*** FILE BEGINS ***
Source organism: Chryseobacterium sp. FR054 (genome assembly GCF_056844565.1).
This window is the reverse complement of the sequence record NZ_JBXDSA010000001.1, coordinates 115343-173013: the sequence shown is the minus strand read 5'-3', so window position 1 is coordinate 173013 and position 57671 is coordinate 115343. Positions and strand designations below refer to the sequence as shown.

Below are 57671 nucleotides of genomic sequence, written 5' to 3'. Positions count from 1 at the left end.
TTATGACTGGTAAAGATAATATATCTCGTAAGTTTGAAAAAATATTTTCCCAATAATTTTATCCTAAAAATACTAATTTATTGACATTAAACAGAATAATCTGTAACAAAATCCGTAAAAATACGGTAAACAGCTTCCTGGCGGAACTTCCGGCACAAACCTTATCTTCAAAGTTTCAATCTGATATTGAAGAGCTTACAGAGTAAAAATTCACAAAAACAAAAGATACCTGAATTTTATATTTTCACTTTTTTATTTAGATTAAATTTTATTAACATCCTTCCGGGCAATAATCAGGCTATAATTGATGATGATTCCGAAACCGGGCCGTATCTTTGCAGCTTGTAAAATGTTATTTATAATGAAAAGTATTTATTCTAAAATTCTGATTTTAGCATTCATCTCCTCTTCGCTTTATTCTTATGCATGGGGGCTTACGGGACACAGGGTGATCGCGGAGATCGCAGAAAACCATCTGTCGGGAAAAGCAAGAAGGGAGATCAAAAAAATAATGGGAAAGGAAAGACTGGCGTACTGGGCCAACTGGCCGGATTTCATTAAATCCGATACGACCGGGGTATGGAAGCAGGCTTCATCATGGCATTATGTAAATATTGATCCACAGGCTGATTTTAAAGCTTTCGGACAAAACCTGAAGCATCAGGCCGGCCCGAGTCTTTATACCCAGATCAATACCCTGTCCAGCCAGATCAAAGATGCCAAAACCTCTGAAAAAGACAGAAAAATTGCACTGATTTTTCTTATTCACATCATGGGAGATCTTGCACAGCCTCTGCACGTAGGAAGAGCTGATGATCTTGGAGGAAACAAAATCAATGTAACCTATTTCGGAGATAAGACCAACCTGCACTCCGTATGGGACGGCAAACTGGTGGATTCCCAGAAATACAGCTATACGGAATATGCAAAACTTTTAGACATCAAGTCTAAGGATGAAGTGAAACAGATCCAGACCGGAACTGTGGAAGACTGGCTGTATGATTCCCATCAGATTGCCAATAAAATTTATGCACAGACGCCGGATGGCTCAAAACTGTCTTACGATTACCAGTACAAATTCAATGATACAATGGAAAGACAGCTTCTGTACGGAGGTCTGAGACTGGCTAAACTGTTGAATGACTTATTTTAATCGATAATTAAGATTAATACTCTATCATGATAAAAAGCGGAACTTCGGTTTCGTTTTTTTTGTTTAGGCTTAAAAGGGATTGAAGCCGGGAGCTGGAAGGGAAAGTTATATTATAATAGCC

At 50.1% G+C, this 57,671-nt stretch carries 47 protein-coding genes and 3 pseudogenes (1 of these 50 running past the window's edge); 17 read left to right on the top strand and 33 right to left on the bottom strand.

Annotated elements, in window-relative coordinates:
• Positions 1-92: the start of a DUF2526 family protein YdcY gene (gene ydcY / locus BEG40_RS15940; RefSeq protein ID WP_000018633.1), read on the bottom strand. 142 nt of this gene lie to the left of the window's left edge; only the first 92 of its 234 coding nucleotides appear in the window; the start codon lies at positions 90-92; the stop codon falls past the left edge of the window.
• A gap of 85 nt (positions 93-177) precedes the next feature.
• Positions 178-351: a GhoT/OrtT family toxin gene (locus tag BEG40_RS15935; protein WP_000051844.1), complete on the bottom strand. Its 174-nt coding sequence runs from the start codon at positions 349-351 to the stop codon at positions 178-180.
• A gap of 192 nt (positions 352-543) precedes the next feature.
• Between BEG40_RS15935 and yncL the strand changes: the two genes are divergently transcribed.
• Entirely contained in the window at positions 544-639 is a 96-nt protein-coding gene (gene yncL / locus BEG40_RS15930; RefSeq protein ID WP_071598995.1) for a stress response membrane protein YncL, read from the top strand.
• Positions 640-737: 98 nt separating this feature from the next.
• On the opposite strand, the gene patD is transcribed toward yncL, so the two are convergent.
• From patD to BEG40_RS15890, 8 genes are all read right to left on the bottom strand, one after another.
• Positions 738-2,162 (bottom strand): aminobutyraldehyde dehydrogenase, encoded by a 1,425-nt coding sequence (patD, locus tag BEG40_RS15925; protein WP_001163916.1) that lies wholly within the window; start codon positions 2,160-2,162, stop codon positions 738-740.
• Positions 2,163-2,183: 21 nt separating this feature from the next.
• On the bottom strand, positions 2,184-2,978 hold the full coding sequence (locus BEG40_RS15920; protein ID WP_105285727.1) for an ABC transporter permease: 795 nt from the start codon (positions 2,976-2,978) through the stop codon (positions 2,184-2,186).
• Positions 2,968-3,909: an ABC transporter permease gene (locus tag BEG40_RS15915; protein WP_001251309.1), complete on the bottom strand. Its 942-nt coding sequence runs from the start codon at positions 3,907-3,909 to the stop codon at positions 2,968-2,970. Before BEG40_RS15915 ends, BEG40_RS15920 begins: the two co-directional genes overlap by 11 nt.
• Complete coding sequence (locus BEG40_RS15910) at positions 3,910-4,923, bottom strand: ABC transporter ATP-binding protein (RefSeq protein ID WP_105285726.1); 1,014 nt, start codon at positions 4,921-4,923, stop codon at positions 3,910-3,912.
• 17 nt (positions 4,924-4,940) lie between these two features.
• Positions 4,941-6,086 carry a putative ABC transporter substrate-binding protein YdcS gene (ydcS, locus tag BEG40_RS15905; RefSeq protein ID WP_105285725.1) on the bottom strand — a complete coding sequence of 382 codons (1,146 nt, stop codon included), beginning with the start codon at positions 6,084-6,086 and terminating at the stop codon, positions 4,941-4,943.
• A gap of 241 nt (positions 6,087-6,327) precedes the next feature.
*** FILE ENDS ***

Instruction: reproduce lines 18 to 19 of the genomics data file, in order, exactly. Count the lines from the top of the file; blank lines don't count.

• On the bottom strand, positions 2,184-2,978 hold the full coding sequence (locus BEG40_RS15920; protein ID WP_105285727.1) for an ABC transporter permease: 795 nt from the start codon (positions 2,976-2,978) through the stop codon (positions 2,184-2,186).
• Positions 2,968-3,909: an ABC transporter permease gene (locus tag BEG40_RS15915; protein WP_001251309.1), complete on the bottom strand. Its 942-nt coding sequence runs from the start codon at positions 3,907-3,909 to the stop codon at positions 2,968-2,970. Before BEG40_RS15915 ends, BEG40_RS15920 begins: the two co-directional genes overlap by 11 nt.